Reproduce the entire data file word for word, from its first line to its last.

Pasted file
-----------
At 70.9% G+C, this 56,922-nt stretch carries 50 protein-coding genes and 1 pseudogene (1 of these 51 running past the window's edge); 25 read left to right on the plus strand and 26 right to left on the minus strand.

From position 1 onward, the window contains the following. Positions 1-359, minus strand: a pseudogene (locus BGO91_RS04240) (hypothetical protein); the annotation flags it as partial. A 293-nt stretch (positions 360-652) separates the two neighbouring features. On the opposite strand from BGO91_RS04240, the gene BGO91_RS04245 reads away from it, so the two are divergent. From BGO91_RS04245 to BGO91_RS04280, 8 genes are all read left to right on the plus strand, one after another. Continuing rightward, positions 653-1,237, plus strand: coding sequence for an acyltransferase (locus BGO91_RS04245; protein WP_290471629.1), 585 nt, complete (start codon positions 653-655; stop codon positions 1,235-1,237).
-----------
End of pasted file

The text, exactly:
At 70.9% G+C, this 56,922-nt stretch carries 50 protein-coding genes and 1 pseudogene (1 of these 51 running past the window's edge); 25 read left to right on the plus strand and 26 right to left on the minus strand.

From position 1 onward, the window contains the following. Positions 1-359, minus strand: a pseudogene (locus BGO91_RS04240) (hypothetical protein); the annotation flags it as partial. A 293-nt stretch (positions 360-652) separates the two neighbouring features. On the opposite strand from BGO91_RS04240, the gene BGO91_RS04245 reads away from it, so the two are divergent. From BGO91_RS04245 to BGO91_RS04280, 8 genes are all read left to right on the plus strand, one after another. Continuing rightward, positions 653-1,237, plus strand: coding sequence for an acyltransferase (locus BGO91_RS04245; protein WP_290471629.1), 585 nt, complete (start codon positions 653-655; stop codon positions 1,235-1,237).